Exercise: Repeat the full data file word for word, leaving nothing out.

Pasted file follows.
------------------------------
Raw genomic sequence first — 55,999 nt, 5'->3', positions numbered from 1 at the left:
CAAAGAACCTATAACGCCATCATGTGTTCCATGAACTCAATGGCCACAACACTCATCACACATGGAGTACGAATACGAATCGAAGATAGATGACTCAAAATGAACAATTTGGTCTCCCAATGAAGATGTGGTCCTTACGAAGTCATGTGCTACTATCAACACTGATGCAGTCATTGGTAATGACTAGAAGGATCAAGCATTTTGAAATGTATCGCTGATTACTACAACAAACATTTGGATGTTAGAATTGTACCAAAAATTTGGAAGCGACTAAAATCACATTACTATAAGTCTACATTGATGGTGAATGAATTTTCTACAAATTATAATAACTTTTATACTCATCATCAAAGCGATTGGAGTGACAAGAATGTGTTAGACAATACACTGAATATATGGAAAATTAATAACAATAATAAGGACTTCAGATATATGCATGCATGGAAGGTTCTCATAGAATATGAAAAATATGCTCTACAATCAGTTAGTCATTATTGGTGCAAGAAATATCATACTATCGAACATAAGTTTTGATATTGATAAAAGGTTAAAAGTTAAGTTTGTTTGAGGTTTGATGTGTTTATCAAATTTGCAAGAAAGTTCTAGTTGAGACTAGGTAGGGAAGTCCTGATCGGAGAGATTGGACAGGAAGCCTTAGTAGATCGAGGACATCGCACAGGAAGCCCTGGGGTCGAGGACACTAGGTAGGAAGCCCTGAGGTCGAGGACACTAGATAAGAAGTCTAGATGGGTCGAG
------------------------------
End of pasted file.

Raw genomic sequence first — 55,999 nt, 5'->3', positions numbered from 1 at the left:
CAAAGAACCTATAACGCCATCATGTGTTCCATGAACTCAATGGCCACAACACTCATCACACATGGAGTACGAATACGAATCGAAGATAGATGACTCAAAATGAACAATTTGGTCTCCCAATGAAGATGTGGTCCTTACGAAGTCATGTGCTACTATCAACACTGATGCAGTCATTGGTAATGACTAGAAGGATCAAGCATTTTGAAATGTATCGCTGATTACTACAACAAACATTTGGATGTTAGAATTGTACCAAAAATTTGGAAGCGACTAAAATCACATTACTATAAGTCTACATTGATGGTGAATGAATTTTCTACAAATTATAATAACTTTTATACTCATCATCAAAGCGATTGGAGTGACAAGAATGTGTTAGACAATACACTGAATATATGGAAAATTAATAACAATAATAAGGACTTCAGATATATGCATGCATGGAAGGTTCTCATAGAATATGAAAAATATGCTCTACAATCAGTTAGTCATTATTGGTGCAAGAAATATCATACTATCGAACATAAGTTTTGATATTGATAAAAGGTTAAAAGTTAAGTTTGTTTGAGGTTTGATGTGTTTATCAAATTTGCAAGAAAGTTCTAGTTGAGACTAGGTAGGGAAGTCCTGATCGGAGAGATTGGACAGGAAGCCTTAGTAGATCGAGGACATCGCACAGGAAGCCCTGGGGTCGAGGACACTAGGTAGGAAGCCCTGAGGTCGAGGACACTAGATAAGAAGTCTAGATGGGTCGAG